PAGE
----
Watching Ideas Even as they Get on to the Keyboard: The PRISM Story

June 8, 2013, By Sanjeev Ramachandran

You might have already read about the top secret document that suggested that the FBI and the National Security Agency are tracking data from nine leading US Internet service providers such as Microsoft, Yahoo, Google, Facebook, PalTalk, AOL, Skype, YouTube and Apple.

The program, code-named PRISM, collects data like audio and video chats, photographs, emails and documents directly from the servers of these service providers. Interestingly, the public is not aware of this program and the law makers who knew about it were bound by oaths of office to remain silent about this.

We also heard James R. Clapper, Director of National Intelligence, saying that the information collected under this program are very valuable and are used to protect the nation from a wide variety of threats. The disclosure of this entirely legal program could also risk the security of Americans. Although he added that the reports about PRISM have numerous inaccuracies, he has not mentioned what they are.

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On the other hand, all these tech giants have denied any kind of knowledge about the program. These Internet service providing companies have also stated that they did not allow any kind of direct government access to their servers.

Joe Sullivan, the chief security officer at Facebook, even added that when they are asked for specific data about a particular individual, they always scrutinize the request with all applicable laws and provide only the required information by law.

At the same time, Apple’s spokesman Steve Dowling said the company had never heard of PRISM and claimed that they ask for a court order if they were to provide customer data.

TwitterHowever, government officials, and the document itself, have made it clear that the NSA has promised to keep the names of its partners as a secret, because they fear that in case the details of this program would get exposed, these companies will withdraw its support for PRISM. The support and cooperation of those technology companies is essential to PRISM operations.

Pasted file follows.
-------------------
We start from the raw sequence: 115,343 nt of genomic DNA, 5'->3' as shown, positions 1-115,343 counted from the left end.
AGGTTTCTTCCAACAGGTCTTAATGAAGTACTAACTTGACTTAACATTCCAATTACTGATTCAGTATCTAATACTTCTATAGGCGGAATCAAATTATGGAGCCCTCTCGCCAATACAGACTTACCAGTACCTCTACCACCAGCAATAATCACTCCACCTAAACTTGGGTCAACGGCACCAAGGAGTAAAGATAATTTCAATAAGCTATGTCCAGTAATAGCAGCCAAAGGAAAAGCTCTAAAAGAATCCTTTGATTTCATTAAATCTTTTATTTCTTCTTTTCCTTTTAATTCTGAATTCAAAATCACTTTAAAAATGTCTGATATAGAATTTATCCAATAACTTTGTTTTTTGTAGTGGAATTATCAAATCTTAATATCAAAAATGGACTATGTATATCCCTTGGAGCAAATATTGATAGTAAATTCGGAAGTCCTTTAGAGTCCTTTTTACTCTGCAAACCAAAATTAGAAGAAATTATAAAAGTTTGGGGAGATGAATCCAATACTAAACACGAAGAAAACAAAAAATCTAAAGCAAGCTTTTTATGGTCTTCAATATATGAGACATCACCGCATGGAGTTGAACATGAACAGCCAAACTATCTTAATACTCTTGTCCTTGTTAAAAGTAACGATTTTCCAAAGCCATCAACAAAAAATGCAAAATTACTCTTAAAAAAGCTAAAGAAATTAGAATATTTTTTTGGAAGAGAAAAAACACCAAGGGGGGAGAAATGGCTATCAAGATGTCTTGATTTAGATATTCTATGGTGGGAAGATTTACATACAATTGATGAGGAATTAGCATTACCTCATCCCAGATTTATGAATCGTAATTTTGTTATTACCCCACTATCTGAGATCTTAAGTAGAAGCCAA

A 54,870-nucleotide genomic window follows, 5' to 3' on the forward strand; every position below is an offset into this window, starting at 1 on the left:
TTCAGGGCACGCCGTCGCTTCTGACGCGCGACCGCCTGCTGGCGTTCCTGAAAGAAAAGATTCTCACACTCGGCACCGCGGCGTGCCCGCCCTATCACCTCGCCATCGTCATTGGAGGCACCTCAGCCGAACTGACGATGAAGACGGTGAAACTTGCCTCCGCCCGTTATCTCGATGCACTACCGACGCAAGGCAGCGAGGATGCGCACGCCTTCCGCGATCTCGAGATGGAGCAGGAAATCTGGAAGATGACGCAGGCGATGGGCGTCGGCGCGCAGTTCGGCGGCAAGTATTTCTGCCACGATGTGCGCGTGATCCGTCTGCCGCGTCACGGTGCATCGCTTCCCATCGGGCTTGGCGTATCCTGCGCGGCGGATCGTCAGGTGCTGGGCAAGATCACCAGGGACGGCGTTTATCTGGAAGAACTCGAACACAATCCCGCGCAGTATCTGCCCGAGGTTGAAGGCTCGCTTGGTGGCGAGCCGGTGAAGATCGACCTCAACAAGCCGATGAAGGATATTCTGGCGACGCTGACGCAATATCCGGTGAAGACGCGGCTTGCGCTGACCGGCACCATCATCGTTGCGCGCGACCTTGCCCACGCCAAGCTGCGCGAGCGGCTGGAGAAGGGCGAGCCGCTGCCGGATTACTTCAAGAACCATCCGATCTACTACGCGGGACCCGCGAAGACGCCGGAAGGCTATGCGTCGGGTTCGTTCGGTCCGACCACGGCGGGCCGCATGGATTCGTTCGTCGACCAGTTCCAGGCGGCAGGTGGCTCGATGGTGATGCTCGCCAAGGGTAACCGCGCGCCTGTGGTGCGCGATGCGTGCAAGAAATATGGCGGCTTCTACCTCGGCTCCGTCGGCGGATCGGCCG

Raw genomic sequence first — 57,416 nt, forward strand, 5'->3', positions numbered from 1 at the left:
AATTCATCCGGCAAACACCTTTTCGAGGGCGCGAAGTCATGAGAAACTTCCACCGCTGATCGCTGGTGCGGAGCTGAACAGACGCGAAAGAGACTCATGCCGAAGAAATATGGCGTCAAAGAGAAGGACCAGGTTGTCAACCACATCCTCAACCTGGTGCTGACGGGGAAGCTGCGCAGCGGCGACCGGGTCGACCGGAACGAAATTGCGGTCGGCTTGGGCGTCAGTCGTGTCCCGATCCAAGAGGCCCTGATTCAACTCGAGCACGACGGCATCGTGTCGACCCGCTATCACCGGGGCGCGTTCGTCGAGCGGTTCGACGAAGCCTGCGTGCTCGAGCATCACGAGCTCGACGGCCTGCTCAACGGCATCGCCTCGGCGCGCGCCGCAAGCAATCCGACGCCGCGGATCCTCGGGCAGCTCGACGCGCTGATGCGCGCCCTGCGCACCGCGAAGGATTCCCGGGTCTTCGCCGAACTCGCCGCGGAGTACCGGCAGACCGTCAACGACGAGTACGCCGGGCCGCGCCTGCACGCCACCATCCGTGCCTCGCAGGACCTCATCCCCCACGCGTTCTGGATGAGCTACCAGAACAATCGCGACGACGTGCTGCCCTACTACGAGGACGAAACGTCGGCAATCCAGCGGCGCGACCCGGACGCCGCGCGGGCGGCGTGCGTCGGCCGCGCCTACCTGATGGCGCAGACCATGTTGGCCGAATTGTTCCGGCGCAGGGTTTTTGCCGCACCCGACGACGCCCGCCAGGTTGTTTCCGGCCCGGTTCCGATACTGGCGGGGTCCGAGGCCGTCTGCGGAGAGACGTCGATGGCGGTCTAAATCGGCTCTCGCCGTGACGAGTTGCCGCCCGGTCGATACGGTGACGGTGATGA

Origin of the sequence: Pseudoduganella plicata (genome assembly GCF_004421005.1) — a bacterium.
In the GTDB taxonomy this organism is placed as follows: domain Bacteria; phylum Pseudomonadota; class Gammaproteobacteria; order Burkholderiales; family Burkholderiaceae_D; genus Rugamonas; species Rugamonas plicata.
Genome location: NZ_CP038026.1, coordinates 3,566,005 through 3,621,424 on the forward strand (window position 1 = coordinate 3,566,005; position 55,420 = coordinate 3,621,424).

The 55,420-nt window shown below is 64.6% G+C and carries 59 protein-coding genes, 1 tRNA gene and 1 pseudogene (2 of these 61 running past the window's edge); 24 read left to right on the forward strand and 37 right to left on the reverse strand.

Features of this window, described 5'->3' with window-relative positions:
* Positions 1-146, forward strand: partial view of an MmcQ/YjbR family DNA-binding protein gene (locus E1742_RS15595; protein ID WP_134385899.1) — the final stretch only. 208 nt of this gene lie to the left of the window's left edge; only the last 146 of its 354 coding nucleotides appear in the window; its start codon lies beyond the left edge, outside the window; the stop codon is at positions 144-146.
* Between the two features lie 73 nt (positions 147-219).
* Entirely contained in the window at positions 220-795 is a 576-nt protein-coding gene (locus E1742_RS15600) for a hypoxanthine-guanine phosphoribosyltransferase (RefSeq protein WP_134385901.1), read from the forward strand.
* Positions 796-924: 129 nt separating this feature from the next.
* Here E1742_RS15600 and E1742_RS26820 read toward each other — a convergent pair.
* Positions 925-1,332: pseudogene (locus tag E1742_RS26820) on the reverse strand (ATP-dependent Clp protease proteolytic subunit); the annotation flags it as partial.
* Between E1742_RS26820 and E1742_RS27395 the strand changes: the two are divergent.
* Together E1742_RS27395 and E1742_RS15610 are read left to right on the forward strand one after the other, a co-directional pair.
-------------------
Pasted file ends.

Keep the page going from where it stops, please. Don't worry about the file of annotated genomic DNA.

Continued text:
PRISM partners’ list are said to include almost every tech major, including Microsoft, Yahoo, Google, Facebook, PalTalk, AOL, Skype, YouTube Apple and many others. Surprisingly, Twitter is absent from the list and the company has a reputation for providing an aggressive privacy policy for its customers.

Google has also denied direct government access on its servers, adding that though there are many claims that they have created a government ‘back door’ into their systems, it is a false accusation.

Microsoft has also come up with a similar statement that even if the government has such a voluntary security program to gather customer information, the company will not participate in it. Yahoo also denied the report and claimed that they takes the privacy of its users very seriously and don’t provide any access to its systems, networks or servers.

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However, according to a career intelligence officer who provided the information about PRISM to The Washington Post, the whole system is an intrusion on the privacy of an individual. He also reported that the system has horrible capabilities and can even watch your ideas form as you type.

That’s not something you need to ignore as just another statement of worry. The PRISM phenomenon is serious indeed that it calls for a debate. The companies have their concerns, the people out there too. Who would want a lens over whatever they do, after all?

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